Where Did Those Witty Campaign Buttons Go?

The popularity of campaign pins and buttons in American politics can actually be traced back to the very first Presidential inauguration where many celebrants in the crowd sported brass clothing fasteners saying “G.W. – Long Live the President.” While this is a long way from the custom embroidered badges produced for many of today’s campaigns, it did send an early signal that Americans love to wear their politics on their sleeves.

A Venue for Wit

As time went on; sloganeers and motto writers became very busy during the run up to each election creating catchy phrases and images aimed at increasing the popularity of their chosen candidate. The 1840 Presidential campaign saw one of the all-time favorite buttons with “Tippecanoe and Tyler Too” as the Whig party’s rallying cry that year; a reference to William Henry Harrison’s role in a famous battle, wittily attached to his vice-presidential candidates name. The fact that they won that campaign only added to the popularity of political buttons.

Visual artists relished in the medium as well. The 1908 campaign featured a large button with a picture of the Republican elephant, and cleverly positioned in each giant ear were photos of the two candidates: Taft and Sherman. They won too.

Passion for Creativity

The 1964 campaign featuring arch-conservative Barry Goldwater saw some colorful uses of this very American advertising platform too. Many buttons simply said “AU H2O”. This gave Americans a chance to learn the chemical symbols for gold and water.

The 1964 campaign was ideologically contentious, and many Goldwater supporters were seen with buttons saying “In your heart, you know he’s right.” This was countered by Johnson backers wearing lapel pins with the snarky comeback, “In your guts, you know he’s nuts.” It may be the first time a debate of sorts was waged via political buttons.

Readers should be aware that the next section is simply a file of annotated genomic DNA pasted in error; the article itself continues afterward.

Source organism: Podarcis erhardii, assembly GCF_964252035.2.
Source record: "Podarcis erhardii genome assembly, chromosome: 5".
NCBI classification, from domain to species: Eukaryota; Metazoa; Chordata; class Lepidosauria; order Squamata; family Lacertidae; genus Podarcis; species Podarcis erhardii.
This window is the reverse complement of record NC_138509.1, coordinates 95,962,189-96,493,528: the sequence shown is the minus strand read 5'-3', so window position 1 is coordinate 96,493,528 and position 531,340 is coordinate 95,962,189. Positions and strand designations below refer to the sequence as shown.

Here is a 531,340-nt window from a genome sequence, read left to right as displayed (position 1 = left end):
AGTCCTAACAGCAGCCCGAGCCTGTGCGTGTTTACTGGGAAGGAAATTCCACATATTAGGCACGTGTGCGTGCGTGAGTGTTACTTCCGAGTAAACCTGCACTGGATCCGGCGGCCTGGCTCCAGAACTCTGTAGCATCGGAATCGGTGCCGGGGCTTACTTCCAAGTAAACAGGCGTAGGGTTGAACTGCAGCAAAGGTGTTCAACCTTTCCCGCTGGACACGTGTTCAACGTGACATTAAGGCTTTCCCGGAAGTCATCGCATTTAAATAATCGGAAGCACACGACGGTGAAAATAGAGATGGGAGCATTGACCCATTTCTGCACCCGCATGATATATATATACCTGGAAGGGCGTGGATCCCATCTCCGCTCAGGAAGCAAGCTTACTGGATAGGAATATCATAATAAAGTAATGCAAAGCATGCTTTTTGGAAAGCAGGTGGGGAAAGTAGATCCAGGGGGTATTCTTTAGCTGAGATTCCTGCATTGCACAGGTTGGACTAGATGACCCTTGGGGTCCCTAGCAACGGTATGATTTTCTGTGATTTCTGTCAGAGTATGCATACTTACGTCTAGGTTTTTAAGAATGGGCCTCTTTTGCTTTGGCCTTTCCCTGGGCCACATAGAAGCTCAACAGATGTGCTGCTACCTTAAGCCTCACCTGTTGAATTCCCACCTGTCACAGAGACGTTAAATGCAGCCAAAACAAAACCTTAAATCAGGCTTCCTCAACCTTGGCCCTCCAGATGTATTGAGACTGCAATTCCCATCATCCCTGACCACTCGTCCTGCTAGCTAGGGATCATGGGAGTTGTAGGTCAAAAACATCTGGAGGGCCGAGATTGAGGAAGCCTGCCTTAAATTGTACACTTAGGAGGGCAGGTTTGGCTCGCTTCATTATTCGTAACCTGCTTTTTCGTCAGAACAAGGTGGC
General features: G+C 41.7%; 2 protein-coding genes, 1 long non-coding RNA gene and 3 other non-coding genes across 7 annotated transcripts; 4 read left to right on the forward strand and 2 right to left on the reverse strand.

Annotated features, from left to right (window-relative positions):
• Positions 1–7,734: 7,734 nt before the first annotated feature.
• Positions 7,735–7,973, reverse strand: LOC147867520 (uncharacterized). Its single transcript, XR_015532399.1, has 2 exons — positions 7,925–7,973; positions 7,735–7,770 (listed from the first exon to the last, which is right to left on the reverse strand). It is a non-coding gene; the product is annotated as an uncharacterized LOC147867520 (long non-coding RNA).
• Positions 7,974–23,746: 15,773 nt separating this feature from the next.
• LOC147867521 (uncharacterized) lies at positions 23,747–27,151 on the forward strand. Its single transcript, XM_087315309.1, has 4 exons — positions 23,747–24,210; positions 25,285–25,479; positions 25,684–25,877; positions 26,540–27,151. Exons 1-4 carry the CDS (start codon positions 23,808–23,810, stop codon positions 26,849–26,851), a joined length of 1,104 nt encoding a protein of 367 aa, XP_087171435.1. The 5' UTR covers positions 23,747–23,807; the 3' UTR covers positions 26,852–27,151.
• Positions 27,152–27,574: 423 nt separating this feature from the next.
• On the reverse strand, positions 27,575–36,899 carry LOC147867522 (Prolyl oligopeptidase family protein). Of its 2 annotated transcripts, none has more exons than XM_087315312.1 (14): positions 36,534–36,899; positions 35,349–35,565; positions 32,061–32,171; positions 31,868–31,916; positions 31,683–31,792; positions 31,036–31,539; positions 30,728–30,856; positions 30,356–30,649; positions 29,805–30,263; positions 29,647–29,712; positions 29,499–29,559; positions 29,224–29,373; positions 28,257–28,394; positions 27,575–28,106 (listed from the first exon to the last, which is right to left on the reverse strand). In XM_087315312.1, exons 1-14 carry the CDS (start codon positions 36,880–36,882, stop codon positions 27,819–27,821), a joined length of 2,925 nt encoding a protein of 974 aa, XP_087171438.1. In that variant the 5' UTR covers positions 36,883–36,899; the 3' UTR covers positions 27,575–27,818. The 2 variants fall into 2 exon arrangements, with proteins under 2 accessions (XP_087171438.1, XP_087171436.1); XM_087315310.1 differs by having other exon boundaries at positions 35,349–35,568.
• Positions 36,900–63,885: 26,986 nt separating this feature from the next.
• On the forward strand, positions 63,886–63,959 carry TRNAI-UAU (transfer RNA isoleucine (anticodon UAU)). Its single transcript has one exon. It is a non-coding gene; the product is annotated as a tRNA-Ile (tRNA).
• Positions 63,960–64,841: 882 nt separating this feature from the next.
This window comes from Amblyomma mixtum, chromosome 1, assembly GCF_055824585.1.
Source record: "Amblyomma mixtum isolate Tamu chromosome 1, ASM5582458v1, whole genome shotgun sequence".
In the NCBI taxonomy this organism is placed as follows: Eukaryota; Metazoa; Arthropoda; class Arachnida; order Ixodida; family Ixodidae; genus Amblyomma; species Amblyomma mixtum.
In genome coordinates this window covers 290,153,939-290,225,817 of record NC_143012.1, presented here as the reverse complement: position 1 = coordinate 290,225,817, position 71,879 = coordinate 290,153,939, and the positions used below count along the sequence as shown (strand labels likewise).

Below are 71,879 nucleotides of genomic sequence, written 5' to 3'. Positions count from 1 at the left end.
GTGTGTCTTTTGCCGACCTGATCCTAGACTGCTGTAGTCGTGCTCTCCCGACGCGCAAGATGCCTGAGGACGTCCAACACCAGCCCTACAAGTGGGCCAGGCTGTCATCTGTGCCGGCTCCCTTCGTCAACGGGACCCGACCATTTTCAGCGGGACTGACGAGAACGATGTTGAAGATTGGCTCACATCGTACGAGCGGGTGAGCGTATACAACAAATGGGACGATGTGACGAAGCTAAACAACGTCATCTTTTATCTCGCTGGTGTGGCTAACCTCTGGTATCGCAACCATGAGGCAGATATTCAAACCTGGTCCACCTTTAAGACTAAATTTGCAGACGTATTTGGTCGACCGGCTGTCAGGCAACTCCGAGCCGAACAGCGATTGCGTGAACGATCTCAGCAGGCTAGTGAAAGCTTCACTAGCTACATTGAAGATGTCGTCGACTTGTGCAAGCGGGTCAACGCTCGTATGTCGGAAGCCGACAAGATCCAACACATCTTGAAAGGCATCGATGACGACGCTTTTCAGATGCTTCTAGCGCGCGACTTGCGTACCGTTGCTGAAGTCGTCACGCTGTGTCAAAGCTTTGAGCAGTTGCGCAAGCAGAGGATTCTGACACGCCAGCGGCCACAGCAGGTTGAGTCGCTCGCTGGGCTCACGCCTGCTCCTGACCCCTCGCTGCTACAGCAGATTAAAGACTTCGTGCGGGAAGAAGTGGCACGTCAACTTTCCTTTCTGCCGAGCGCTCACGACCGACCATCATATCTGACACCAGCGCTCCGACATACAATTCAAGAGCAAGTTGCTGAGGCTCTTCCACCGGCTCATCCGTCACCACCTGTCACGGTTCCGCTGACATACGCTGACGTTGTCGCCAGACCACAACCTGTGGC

campaign buttons

Photo source: http://www.flickr.com/photos/navycrackerjack74/515092669/

The Age of Twitter

The days of widespread wearing of political buttons may be behind us though. With the advent of Twitter and social media, it seems that most people have taken to the internet to publicize their catchy political phrases and slogans. Even the pin itself is now frequently replaced by more sophisticated custom embroidered badges that can be sewn onto clothing.

However, the recent use of Rosie the Riveter’s image on President Obama’s “Yes We Can” buttons, and the opposition’s use of the slogan “NO-bama” on their buttons, may indicate that the art form still has some life left in it. One hopes so since these buttons are a great spur to witticisms which Americans have always loved.

Stephen Craig is a part of an elite team of writers who have contributed to hundreds of blogs and news sites. Follow him @SCraigSEO.

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